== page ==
Lets See Your Dirted Tanks!

  • #1
Lets see everyone’s dirted tank! I need ideas for my upcoming tank.
  • #2
I’m no help. I’ve literally got five different sands and three gravels. Pulling my hair out daily! I know some that do I think. 75 gallon Discus Tank david1978 scarface what y’all thinking of dirt tanks?
  • #3
Following, I've been wanting to do a walstad bowl
  • #4
Lets see everyone’s dirted tank! I need ideas for my upcoming tank.
It's been a little over a year now that I have set mine up. It was so much work to do the soil. I did it in April which living in the northeastern part of New York can have not the best drying weather to do this. I was under the impression I would not have to fertilize it again. Sadly mistaken. Nutrients in soil did not last very long. Plants have not done that well. Have ordered plants about three times so far for it. I have to say it was the first time to grow live plants so I have to give credit for the errors I might have done in trying to grow them. It is still running and I'm trying to make it work. Good luck if you go this way.
75g Discus Tank
  • #5
I used some mud meant for lily pads in my planted tanks.

There are a lot of nutrients and a lot goes to the water column when used with gravel.

It’s really good for heavy root feeders and column feeders.

I grow my anacharis in that substrate Andy I have to trim about 2 feet worth of plants weekly.
  • #6
I used pond mud uncapped once. Dont know the name of the plants since they came from the pond aswell. It wasn't up real long since I never could get the water to clear.
  • #7
Forgot to post a picture of it. Dealing with diatoms since it's near a window and a little bit of some form of black algae.


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Jocelyn Adelman
  • #8
Looked for pics, can’t seem to find them for you sorry.
I much prefer the aquasoils over dirted tanks. My dirted attempts (2 of them) were always a mess... let’s say you cave a crypt, or dwarf sag, something similar that spread too far, you need to pull some out... makes a total mess. Even in my aquasoils I don’t get nearly as much of a mess as I did with dirted tanks.
Dirted was popular before aquasoils came out. Some still use due to $$ though. I’m my experience the lower cost did not outweigh the additional headaches
  • #9
I almost put dirt in my 5 gallon but after spending 1 hour looking at different stores for the "right" soil I couldn't find anything organic that didn't have ferts,pearlite or some kind of "bonus! moisture retention shamala"ead:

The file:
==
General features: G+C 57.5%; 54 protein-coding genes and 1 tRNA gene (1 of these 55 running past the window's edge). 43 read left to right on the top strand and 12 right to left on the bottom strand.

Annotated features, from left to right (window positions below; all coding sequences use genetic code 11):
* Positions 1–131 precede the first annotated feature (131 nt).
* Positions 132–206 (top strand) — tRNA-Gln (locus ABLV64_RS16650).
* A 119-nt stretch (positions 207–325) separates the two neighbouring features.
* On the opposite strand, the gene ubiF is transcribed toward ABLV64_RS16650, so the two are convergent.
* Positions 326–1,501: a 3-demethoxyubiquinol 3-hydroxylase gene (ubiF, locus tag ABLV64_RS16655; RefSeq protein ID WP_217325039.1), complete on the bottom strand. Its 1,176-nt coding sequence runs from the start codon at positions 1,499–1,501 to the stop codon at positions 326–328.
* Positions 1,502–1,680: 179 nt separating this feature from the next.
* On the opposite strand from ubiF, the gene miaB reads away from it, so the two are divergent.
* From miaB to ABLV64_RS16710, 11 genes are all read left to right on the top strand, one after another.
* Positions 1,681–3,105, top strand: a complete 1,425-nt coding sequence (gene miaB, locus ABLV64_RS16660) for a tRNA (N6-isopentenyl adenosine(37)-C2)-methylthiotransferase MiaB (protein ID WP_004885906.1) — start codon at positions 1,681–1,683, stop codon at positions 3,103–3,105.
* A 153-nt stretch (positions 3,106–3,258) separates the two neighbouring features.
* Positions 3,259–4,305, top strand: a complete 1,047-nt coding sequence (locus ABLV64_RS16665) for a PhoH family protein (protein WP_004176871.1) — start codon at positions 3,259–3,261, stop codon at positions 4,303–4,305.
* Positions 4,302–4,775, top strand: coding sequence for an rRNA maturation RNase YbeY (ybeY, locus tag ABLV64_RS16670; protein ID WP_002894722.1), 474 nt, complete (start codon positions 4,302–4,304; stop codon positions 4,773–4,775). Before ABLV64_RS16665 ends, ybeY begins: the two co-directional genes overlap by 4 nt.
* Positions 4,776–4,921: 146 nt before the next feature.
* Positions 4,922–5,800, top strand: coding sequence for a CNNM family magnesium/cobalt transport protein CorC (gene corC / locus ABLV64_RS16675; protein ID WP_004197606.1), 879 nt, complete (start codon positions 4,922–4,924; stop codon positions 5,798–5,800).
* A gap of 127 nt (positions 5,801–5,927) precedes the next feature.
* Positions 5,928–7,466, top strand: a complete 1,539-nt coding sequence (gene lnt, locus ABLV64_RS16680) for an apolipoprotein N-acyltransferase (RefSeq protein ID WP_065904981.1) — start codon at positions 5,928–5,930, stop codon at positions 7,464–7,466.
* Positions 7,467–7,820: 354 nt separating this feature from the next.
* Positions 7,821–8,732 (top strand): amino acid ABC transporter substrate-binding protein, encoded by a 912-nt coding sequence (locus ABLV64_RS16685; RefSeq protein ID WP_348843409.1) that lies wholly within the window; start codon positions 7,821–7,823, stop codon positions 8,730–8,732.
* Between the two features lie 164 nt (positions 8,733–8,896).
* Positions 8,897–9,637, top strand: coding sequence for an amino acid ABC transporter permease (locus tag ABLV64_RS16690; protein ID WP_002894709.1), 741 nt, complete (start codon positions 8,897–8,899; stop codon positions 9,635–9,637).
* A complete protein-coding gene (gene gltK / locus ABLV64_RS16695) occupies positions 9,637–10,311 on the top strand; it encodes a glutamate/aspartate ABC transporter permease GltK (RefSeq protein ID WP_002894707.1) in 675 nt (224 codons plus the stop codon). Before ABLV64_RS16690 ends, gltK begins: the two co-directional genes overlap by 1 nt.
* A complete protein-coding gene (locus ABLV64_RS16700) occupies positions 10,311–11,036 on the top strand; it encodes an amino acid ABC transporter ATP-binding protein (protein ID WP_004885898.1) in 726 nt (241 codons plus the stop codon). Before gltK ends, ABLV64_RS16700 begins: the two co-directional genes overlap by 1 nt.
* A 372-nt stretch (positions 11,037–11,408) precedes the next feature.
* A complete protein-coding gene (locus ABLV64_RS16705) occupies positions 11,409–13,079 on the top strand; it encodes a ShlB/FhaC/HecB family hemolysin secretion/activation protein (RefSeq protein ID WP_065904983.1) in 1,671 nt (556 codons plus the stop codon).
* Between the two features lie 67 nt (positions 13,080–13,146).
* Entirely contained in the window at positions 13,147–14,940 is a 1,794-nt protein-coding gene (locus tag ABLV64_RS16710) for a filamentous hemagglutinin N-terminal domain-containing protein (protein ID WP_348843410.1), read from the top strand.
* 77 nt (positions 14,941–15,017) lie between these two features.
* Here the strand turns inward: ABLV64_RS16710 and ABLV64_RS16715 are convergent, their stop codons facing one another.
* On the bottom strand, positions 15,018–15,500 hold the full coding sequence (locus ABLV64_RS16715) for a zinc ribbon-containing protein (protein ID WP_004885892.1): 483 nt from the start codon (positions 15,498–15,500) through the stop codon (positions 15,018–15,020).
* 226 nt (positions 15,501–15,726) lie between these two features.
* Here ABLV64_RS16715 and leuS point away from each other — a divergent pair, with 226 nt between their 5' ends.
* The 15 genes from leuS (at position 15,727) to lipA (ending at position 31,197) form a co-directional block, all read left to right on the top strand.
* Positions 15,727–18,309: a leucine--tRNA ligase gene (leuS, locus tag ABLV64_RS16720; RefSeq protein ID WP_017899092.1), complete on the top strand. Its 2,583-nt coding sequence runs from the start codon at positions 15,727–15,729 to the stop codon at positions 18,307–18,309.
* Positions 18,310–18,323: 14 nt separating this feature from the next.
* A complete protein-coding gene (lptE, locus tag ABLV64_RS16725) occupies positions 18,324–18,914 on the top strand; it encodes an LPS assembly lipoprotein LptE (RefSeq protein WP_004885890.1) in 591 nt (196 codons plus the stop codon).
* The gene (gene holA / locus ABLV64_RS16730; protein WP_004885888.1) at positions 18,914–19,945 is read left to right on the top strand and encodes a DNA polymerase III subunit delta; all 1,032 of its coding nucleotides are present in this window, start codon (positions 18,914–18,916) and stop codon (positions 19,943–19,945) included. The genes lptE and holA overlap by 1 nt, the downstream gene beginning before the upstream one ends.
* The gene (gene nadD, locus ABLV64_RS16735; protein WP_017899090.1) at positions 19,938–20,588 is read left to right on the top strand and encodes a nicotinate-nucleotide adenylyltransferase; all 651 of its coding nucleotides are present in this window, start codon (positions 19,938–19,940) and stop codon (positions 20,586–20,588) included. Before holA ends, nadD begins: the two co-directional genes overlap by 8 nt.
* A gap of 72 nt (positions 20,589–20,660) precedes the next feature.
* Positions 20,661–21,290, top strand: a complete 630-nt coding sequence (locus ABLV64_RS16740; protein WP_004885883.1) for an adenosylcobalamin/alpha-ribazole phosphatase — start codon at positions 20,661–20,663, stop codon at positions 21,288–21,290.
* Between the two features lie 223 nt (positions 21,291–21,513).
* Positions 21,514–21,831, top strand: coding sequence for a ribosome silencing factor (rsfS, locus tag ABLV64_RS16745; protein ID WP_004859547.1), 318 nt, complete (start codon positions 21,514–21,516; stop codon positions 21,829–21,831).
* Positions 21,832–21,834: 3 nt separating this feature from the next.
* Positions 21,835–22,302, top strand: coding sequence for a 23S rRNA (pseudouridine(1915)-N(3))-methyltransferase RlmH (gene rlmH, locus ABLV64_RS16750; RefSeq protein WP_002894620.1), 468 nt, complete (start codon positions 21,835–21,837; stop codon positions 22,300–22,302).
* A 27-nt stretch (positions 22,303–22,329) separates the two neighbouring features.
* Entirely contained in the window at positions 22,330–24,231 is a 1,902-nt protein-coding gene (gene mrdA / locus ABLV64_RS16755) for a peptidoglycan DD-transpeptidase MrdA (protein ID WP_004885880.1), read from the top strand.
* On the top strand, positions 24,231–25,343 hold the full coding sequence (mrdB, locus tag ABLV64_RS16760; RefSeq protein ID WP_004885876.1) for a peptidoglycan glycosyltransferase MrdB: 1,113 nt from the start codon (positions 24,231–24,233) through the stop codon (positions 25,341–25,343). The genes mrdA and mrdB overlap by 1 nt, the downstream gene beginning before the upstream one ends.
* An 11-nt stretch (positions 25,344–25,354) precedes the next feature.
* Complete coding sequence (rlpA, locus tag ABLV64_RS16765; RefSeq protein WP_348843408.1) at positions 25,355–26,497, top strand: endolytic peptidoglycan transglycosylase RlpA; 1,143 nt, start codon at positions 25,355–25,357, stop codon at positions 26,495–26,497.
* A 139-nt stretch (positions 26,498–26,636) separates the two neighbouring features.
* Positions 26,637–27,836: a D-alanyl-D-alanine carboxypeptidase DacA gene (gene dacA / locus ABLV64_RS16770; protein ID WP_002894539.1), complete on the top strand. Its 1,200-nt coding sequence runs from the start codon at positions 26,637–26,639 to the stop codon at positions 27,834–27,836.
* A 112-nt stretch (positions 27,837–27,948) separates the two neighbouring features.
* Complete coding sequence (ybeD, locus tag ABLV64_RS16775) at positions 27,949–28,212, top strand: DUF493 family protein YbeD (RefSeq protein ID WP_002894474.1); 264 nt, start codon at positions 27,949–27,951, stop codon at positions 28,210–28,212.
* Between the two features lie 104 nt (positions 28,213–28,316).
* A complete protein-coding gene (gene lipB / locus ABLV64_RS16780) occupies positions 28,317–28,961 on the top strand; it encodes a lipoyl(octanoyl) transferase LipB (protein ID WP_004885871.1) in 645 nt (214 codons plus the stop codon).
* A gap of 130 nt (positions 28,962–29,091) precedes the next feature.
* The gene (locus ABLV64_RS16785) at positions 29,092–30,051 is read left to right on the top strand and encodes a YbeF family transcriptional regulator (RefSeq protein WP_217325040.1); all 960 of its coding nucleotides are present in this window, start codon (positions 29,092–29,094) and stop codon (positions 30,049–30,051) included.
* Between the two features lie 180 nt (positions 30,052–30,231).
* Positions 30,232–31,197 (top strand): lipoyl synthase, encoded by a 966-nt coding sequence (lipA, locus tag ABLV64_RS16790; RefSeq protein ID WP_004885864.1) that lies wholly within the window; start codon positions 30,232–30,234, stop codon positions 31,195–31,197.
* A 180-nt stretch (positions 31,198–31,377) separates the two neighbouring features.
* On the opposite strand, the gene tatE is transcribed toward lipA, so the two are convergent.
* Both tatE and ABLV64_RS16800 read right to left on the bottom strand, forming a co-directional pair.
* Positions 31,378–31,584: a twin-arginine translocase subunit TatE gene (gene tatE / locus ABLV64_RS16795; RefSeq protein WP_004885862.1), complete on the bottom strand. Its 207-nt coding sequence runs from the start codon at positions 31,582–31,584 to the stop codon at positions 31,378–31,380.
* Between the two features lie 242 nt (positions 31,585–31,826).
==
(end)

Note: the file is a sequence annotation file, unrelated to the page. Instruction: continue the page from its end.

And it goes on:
• #10
I guess I'll throw in my 2 cents.
I have a dirted tank and as others have said nowadays it's a bit silly as aquasoil does it all and more without the mess. That being said, I like to learn the hard way so I made my own 'dirt' and capped it with black flourite.
My dirt is mostly a blend of worm castings, clay, peat, and sand with close to 50% of it being the clay and the remainder a mix of the others. I also added osmocote and activated carbon to the mix.
I'm happy with the outcome but close to a year now, I am starting to show deficiencies in some plants when I don't water column dose for an extended period.
Anywho, all of that info aside I did something in my layering that could be helpful to others that insist on doing things the hard way; dirt, protective barrier, then cap.
I was looking at seedling trays that come in fabric pouches and noticed that in those that were not opened up enough, the seedlings seemed to have no issue with growing through the thin papery cloth. A trip to the fabric store later and I had my answer: the thin breathable fabric they use on the underside of cushions. I got the thinnest easiest to poke through one I could find and it went over the dirt before I capped it.
I can assure you through personal experience that the plants have no issue sending roots through this stuff. When I want to move a plant the bottom most roots tear but the dirt stays put where it should be, under the sand. The only way I get a mud fountain is if I work a hole in it with my finger and push on the sand on either side of it. Replanting is easy too, just get the roots as close to the fabric as possible and pinch the sand around the base of the plant to keep it in place.
If you are thinking of doing dirt and want to avoid a bit of the mess, this may work for you as well. The only thing I wish I had done different is my dirt blend. (Real soil may have worked better)
  • #11
I had a nice 3 gallon Walstad bowl for a couple of months. However, the placement of the bowl as well as the shape made maintenance a huge pain, and my shrimp would always stay in the back where I could never see them. I finally caved and broke it down, which is a shame because most of my plants were growing really well.

I'll try a Walstad again in the future, but in a bigger tank with more space for maintenance.

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